2) Right to amendment

 

Yes.

 

3) Legislative procedure

 

a) Examination procedure

 

Bills are sent to the committee concerned for a first reading (there are 34 committees).

 

If necessary, special committees can be created.

 

The committee proceeds with hearings and consultations. It approves the bill without amendments or proposes modifications. The report of the committee is submitted to the Committee of the Rules which verifies if the procedures have been respected and puts the text on the agenda for a second reading.

 

The author presents their bill. The senators engage in an open debate. Amendments are then submitted by the committee or the senators. There is a vote on the second reading. If the bill is accepted, it is registered for a third reading.

 

If it is adopted after a roll call vote, it is sent to the Chamber of Representatives for discussion.

 

The Chamber of Representatives follows the same procedure with three readings.

 

If the draft is adopted in the same terms as the Senate, the final version is published.

 

If the House of Representatives adopts the tex t with some modifications, a joint committee is convened to discuss the problematic provisions. The committee submits a report containing a joint version, approved by both chambers. No amendment is admissible. The joint committee should fail, the draft bill is abandoned. It can be tabled once again before the two chambers sitting in Congress. If the joint committee modifies substantially the tex t, the assemblies referred to may decide to send it back to the joint committee or to abandon it.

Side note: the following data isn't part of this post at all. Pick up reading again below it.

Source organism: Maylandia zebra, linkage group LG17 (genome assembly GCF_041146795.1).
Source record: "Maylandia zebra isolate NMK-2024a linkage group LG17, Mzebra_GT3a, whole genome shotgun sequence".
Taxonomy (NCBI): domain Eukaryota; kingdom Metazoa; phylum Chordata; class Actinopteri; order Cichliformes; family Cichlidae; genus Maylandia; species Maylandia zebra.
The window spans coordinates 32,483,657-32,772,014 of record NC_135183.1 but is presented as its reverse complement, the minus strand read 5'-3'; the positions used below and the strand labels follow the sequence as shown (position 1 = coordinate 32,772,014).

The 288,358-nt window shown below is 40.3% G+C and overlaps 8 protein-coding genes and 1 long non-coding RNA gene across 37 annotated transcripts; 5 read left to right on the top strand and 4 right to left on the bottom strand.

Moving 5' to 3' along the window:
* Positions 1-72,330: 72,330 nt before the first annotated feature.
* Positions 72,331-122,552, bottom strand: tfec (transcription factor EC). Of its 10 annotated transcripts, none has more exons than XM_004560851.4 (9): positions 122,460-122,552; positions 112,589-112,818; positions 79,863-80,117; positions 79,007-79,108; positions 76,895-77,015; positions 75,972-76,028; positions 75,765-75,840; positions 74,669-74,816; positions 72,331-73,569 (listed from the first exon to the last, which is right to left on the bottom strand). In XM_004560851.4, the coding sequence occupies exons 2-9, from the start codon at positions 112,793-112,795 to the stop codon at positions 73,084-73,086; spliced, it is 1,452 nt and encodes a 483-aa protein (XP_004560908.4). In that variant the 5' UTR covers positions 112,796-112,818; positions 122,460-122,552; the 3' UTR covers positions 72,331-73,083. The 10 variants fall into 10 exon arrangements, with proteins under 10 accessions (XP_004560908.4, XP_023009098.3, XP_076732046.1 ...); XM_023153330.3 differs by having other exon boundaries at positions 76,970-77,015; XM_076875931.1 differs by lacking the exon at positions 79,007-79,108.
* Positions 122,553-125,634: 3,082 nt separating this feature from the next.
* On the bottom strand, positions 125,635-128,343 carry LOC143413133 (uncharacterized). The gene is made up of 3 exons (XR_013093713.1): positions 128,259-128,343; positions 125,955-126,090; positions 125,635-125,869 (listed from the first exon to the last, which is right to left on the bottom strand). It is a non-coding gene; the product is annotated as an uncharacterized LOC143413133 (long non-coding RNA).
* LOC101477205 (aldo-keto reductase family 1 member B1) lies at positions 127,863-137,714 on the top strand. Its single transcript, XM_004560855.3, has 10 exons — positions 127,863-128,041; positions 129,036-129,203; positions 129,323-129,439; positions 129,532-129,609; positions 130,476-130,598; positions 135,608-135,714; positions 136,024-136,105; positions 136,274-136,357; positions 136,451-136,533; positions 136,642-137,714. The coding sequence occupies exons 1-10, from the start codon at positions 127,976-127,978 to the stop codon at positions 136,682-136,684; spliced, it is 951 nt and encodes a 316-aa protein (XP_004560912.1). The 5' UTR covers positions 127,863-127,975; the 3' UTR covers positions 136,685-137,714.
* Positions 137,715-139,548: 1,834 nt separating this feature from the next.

b) Promulgation of the law and President's right to veto

 

The President of the Philippines signs the law or vetoes it and sends the law back to the Senate with a message explaining the reason for the veto.

 

If the law originated in the Senate, it re-examines the article(s) subject to the veto. If the article(s) is(are) adopted by a two-thirds majority of all senators the draft is sent back to the Chamber of Representatives which examines it in the same way.

 

The President has 30 days to sign the promulgation. After this deadline, the bill automatically becomes law.

 

The approved copy of the numbered act of the Republic is sent back to the Senate.

 

c) Budgetary Control

 

The Senate examines and deliberates the budget allocation laws that emanate exclusively from the Chamber of Representatives. In compliance with the this, the Senate's Budgetary Committee organises public hearings on the allocations and proposes amendments or approves the bill presented.

 

d) Powers of taxation